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Research Abstracts Online
January - December 2011

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University of Minnesota Twin Cities
College of Liberal Arts
Department of Economics

PI: Varadarajan V. Chari

Competing for Customers: A Search Model of the Unsecured Credit Market

The current dominant role of the credit card as a form of borrowing and the concurrent trends observed in the past raise a set of important questions. Should we think of credit cards as very different from other forms of unsecured borrowing, like personal loans? What are the quantitative implications of these differences for debt and bankruptcy? Is the new financial instrument conducive to consumers cutting their saving rates and relying more on unsecured borrowing, and hence also default? This project addresses these and other questions, by building a quantitative theory of the unsecured credit market that mimics the structure of the credit card market in the US. This framework departs from the competitive, one-period loan pricing assumptions of most models in three important dimensions, supported by the data. First, the researchers are going to model credit cards as lines of credit, i.e. they are going to give households an option to borrow up to a specified credit limit at a given interest rate. Second, credit cards are going to be long-lasting relationships, in which the terms of the contract are not readjusted for the duration of the relationship (commitment by banks). Third, the researchers endogenize the duration of the relationship by proposing a model of bank competition for customer by direct solicitation in a search and matching environment. They use the parameterized model to investigate the quantitative implications of our novel features for debt and bankruptcy related statistics. They find that the model matches the aggregate U.S. statistics for debt and bankruptcy well, and significantly better than an analogously parameterized standard setup with one period loans. The solution of the model with credit cards requires an evaluation of profit and value functions for all possible combinations of credit lines and interest rates. It is a very computationally intensive task. The researchers have been using MSI resources to solve the model in a parallel environment on around 100 processors.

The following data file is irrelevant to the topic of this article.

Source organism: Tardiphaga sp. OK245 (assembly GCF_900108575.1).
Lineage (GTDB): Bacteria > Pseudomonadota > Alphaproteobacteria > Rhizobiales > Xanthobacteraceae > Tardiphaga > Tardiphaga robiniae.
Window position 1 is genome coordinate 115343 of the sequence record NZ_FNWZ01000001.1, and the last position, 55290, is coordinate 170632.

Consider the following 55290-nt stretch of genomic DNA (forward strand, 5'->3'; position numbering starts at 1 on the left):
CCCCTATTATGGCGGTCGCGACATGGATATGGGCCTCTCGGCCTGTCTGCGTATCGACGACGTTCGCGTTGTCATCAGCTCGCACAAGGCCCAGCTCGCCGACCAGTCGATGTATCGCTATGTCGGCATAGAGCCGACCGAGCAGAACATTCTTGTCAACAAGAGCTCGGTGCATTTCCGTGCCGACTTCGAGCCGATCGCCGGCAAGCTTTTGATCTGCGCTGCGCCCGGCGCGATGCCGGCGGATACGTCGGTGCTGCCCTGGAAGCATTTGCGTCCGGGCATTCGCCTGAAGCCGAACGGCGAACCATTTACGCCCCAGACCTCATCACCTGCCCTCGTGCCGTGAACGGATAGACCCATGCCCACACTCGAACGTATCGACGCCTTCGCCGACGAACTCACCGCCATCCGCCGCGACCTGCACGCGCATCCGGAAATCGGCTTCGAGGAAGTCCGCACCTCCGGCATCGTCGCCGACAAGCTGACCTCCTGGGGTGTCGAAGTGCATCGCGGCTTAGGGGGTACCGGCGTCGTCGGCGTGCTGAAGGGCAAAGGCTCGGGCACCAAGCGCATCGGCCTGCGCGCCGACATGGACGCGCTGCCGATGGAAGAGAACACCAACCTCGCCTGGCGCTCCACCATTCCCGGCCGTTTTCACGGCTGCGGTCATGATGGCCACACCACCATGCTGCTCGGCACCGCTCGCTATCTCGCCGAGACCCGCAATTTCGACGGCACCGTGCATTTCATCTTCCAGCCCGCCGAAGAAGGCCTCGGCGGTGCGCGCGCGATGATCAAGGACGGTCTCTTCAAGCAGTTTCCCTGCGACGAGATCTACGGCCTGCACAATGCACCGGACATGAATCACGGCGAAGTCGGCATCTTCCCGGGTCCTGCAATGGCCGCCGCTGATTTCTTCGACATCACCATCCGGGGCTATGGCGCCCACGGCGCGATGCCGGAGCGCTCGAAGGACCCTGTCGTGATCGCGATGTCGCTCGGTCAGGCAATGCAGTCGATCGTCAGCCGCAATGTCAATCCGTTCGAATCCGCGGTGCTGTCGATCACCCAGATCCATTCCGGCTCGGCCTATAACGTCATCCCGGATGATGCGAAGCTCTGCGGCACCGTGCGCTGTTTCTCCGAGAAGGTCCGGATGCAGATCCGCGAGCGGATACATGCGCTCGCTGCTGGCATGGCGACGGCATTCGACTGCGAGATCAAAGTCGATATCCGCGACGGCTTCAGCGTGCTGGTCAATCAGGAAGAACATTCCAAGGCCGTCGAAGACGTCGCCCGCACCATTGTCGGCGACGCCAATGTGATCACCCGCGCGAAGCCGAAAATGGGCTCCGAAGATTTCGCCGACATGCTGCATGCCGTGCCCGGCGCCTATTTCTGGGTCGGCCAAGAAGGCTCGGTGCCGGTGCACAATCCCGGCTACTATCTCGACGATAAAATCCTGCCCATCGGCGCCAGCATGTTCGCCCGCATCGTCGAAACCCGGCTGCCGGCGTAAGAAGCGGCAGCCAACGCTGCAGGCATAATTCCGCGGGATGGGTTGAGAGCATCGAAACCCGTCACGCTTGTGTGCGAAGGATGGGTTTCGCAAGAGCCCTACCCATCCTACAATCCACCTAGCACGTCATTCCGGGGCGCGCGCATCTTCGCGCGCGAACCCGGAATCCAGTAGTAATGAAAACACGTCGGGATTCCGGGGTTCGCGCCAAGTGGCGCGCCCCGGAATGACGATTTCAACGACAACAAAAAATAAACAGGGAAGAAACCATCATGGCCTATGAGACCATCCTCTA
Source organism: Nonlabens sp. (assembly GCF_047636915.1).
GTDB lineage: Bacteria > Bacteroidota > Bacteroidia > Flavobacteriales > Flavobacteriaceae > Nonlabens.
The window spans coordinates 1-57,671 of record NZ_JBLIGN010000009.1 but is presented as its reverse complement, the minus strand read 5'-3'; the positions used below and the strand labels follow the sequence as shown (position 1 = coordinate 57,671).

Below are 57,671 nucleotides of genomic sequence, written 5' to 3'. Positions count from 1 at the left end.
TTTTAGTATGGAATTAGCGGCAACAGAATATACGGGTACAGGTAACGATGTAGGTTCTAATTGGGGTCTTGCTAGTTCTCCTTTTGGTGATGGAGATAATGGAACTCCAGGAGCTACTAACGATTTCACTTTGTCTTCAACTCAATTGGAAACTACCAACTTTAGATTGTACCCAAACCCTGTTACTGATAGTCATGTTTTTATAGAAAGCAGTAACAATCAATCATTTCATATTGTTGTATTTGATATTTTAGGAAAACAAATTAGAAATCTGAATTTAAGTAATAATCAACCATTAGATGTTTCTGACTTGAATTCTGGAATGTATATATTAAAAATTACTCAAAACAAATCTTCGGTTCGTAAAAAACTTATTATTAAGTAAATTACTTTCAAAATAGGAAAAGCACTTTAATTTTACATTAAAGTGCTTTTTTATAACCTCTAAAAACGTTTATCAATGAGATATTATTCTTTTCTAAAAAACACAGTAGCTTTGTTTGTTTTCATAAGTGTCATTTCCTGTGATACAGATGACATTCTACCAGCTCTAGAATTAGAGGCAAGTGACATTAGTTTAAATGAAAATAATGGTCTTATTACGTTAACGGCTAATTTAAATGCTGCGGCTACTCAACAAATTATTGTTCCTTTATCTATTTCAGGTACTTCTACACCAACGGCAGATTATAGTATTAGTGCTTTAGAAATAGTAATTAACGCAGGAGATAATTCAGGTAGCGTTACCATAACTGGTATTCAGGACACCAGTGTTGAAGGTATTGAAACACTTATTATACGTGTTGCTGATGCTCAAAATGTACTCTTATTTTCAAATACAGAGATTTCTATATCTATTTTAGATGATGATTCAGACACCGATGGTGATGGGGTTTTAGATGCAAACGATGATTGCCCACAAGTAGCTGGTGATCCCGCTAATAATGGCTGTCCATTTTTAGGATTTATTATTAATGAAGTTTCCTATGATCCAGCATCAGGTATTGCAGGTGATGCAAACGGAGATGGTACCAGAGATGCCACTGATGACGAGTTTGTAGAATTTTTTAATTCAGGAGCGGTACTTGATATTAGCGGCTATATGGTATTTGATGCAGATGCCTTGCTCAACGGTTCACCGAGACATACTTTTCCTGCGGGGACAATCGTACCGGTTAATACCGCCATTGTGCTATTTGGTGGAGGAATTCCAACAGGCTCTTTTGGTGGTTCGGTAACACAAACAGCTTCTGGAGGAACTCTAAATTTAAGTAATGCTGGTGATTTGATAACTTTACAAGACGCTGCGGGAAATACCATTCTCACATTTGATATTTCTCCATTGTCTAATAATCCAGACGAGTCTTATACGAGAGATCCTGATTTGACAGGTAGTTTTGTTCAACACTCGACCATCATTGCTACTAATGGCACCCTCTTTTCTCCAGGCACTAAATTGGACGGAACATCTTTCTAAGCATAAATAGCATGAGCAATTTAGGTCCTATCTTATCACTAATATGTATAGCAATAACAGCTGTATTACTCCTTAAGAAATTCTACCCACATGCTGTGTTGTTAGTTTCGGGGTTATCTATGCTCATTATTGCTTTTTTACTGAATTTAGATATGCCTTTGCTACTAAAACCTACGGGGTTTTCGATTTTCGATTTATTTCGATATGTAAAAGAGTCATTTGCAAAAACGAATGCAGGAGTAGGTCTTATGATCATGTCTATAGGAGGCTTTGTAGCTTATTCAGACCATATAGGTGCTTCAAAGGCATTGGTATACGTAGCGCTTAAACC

Group Members

Lukasz Drozd, Department of Finance, Wharton School of Business, University of Pennsylvania, Philadelphia, Pennsylvania
Jaromir Nosal, Department of Economics, Columbia University, New York, New York